Content marketing is more than just ‘writing stuff’
Yep, that’s how I recently heard it described. As you might imagine, this came from a client who thinks that it might be an idea to have his secretary ‘write stuff’ for his website. Yes, secretary. This is about as daft as those business owners all those years ago who thought it was a good idea to put their secretaries or worse, their IT guy in charge of their social media (by which they invariably meant their ‘Facebook page)’. Well, the good news is that things have moved on from there and businesses realize that there’s just a little more to social media. But content marketing?
Surely that secretary, who is obviously under-employed because people keep wanting to use her or him, knows about the business, they argue?
Maybe, so just in case you’re tempted to use an under-used employee to create your content, here’s a nice, handy checklist for you.
- Be sure that he or she is a marketing expert. After all, this is content marketing. (And I just want to ask, if this person is so great at marketing why are they working as a secretary or IT person? Just thought…)
- This person will, naturally, have many years experience writing for the internet and this means for a global audience. They will fully understand the current desired level of keyword density.You’ll need to buy a professional density checker – yes,they exist online and are free … so you know what sort of results to expect, don’t you?
- While you’re buying software, be sure to get the latest version of Photoshop – in fact the entire Adobe Creative Suite. We know how amazingly visual the internet is. And I shouldn’t have to say this but please be sure that your employee knows about copyright and that they can’t, for example, just steal images from the web. (I know you don’t need telling that but I promise you there are still people that think that they can steal whatever they want from Google images.)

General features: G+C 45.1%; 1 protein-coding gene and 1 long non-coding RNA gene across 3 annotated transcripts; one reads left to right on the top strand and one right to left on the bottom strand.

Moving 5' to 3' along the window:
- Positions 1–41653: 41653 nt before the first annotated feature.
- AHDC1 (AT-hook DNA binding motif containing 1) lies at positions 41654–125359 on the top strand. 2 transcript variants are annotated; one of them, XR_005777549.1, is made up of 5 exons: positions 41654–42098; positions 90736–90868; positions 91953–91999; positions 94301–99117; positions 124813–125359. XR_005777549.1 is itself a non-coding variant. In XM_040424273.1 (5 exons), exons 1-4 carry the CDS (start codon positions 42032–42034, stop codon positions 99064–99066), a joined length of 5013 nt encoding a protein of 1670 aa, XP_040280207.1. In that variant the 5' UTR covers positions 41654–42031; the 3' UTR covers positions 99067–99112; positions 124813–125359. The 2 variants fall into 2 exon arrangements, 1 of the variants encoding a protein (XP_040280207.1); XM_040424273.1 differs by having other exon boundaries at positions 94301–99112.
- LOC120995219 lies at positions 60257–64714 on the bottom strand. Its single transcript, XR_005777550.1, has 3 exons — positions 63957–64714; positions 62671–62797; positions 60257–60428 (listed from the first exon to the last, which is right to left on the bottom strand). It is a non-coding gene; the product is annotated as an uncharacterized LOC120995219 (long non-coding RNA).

- In fact, while you’ve got the credit card out make sure that they have a good camera – a photography (or iPhoneography) course can’t hurt either.
- Oh, and be sure to get a professional subscription to a plagiarism checking service. I’m sure that your employee will write original content but with so many gazillion websites out there it’s easy to use phrases that are already online. And remember, plagiarism means penalties.
- CMS makes it easy to add copy to websites these days but do make sure that your content writer has a good working knowledge of HTML and is aware of the errors that can happen when, for example, pasting content from word processing programs.
- Ask your content writer which research tools they use. If their knowledge extends only as far as checking Wikipedia entries (which are notoriously inaccurate) then get someone else.
- Be sure too that they have at least a reasonable degree in English. Few things turn search engines – and humans- off quicker than poor grammar and spelling.
- Ask them to write a sample article or two first to ensure that they have the ability.
- Always, as with any employee,check them out on social media. Check their LinkedIn profiles, Google+, Twitter, Pinterest and if you must, their Facebook.
- Spend several hours studying their existing online writing. This will ideally be on their own blogs, or on writing platforms such as Squidoo. If they don’t have plenty of examples, then look elsewhere.
- A good test of their abilities is to ask them to write an article about an obscure subject that will require research and understanding. Be sure to check it for keyword density, plagiarism and duplicate content.
On the other hand, give us a call….